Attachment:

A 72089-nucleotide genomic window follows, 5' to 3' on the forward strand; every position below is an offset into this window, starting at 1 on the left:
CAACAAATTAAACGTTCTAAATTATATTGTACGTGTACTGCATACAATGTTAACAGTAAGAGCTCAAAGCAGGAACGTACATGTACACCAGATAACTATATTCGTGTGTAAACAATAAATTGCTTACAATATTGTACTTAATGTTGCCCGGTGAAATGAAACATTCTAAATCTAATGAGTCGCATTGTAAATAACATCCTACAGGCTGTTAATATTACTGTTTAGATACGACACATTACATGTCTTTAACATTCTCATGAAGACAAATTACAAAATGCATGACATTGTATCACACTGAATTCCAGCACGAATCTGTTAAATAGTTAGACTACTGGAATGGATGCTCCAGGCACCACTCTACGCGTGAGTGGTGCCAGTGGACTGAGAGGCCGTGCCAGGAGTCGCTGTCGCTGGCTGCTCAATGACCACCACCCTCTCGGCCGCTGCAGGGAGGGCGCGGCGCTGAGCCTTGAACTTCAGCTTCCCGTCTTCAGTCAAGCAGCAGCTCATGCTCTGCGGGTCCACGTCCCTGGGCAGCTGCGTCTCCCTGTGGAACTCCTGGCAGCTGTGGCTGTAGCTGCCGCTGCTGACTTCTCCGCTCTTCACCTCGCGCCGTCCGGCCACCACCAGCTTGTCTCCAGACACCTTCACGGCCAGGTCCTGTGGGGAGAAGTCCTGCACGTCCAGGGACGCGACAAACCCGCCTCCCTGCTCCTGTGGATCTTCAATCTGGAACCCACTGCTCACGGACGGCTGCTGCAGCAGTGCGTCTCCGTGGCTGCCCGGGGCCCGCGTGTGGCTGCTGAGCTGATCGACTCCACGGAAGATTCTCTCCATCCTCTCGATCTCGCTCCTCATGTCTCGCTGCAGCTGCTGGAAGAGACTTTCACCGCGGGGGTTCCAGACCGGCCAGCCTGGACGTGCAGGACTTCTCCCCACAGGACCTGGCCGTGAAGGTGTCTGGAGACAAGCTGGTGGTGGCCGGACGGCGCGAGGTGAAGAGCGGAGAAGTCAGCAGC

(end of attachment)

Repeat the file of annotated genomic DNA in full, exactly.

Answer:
A 72089-nucleotide genomic window follows, 5' to 3' on the forward strand; every position below is an offset into this window, starting at 1 on the left:
CAACAAATTAAACGTTCTAAATTATATTGTACGTGTACTGCATACAATGTTAACAGTAAGAGCTCAAAGCAGGAACGTACATGTACACCAGATAACTATATTCGTGTGTAAACAATAAATTGCTTACAATATTGTACTTAATGTTGCCCGGTGAAATGAAACATTCTAAATCTAATGAGTCGCATTGTAAATAACATCCTACAGGCTGTTAATATTACTGTTTAGATACGACACATTACATGTCTTTAACATTCTCATGAAGACAAATTACAAAATGCATGACATTGTATCACACTGAATTCCAGCACGAATCTGTTAAATAGTTAGACTACTGGAATGGATGCTCCAGGCACCACTCTACGCGTGAGTGGTGCCAGTGGACTGAGAGGCCGTGCCAGGAGTCGCTGTCGCTGGCTGCTCAATGACCACCACCCTCTCGGCCGCTGCAGGGAGGGCGCGGCGCTGAGCCTTGAACTTCAGCTTCCCGTCTTCAGTCAAGCAGCAGCTCATGCTCTGCGGGTCCACGTCCCTGGGCAGCTGCGTCTCCCTGTGGAACTCCTGGCAGCTGTGGCTGTAGCTGCCGCTGCTGACTTCTCCGCTCTTCACCTCGCGCCGTCCGGCCACCACCAGCTTGTCTCCAGACACCTTCACGGCCAGGTCCTGTGGGGAGAAGTCCTGCACGTCCAGGGACGCGACAAACCCGCCTCCCTGCTCCTGTGGATCTTCAATCTGGAACCCACTGCTCACGGACGGCTGCTGCAGCAGTGCGTCTCCGTGGCTGCCCGGGGCCCGCGTGTGGCTGCTGAGCTGATCGACTCCACGGAAGATTCTCTCCATCCTCTCGATCTCGCTCCTCATGTCTCGCTGCAGCTGCTGGAAGAGACTTTCACCGCGGGGGTTCCAGACCGGCCAGCCTGGACGTGCAGGACTTCTCCCCACAGGACCTGGCCGTGAAGGTGTCTGGAGACAAGCTGGTGGTGGCCGGACGGCGCGAGGTGAAGAGCGGAGAAGTCAGCAGC